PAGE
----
Apple Maps is the subject of complaints again, this time from the Taiwanese defense ministry which has voiced its frustrations that secretive military sites are clearly visible in the iOS 6 mapping app. “We’ll ask Apple to lower the resolution of satellite images of some confidential military establishments the way we’ve asked Google in the past” ministry spokesperson David Lo said this week, though Apple is apparently yet to have formally received a request to blur out the installations.
Concerns about the quality of the satellite imagery were raised after local newspapers used Apple Maps graphics to show radar bases the Taiwanese military would rather were not discussed publicly. The base, in Hsinchu in the north of the country, is the site of a long-range radar currently under construction, and is intended – once fully functional – to give Taiwan earlier notice should China launch a missile attack.
The inclusion of photo information that some would rather wasn’t included has been a long-standing issue with mapping products, such as Google Earth and Google Maps. “Regarding images taken by commercial satellites,” Lo said, “legally we can do nothing about it.” However, Taiwanese authorities have worked with Google before to reduce visibility of certain parts of the country for security purposes.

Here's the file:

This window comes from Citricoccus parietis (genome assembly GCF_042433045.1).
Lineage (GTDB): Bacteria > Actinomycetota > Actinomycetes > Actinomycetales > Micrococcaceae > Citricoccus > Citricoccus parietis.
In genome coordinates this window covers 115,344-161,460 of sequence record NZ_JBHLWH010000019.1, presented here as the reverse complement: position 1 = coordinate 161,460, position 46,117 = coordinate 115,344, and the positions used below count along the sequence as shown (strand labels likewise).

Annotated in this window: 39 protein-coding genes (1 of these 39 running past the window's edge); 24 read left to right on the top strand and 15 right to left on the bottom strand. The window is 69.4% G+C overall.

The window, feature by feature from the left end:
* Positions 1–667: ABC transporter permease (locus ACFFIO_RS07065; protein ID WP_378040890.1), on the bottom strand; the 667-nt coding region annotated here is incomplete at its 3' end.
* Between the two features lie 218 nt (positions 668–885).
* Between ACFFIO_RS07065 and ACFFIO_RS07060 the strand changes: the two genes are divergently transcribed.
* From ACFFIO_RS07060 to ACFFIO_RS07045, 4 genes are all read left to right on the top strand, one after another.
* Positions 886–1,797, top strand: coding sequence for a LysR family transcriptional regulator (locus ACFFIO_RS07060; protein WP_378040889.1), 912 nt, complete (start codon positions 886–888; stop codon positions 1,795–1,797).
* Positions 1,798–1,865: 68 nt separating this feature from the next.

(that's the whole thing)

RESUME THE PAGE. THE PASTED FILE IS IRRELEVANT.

The same concerns around privacy have seen Google’s Street View product come under fire, with privacy advocates critical of how much personal information can be gleaned from the street-level photography. Google blurs out individual faces as well as identifiers like vehicle license plates.
Taiwan asks for Apple Maps censorship over military bases is written by SlashGear.
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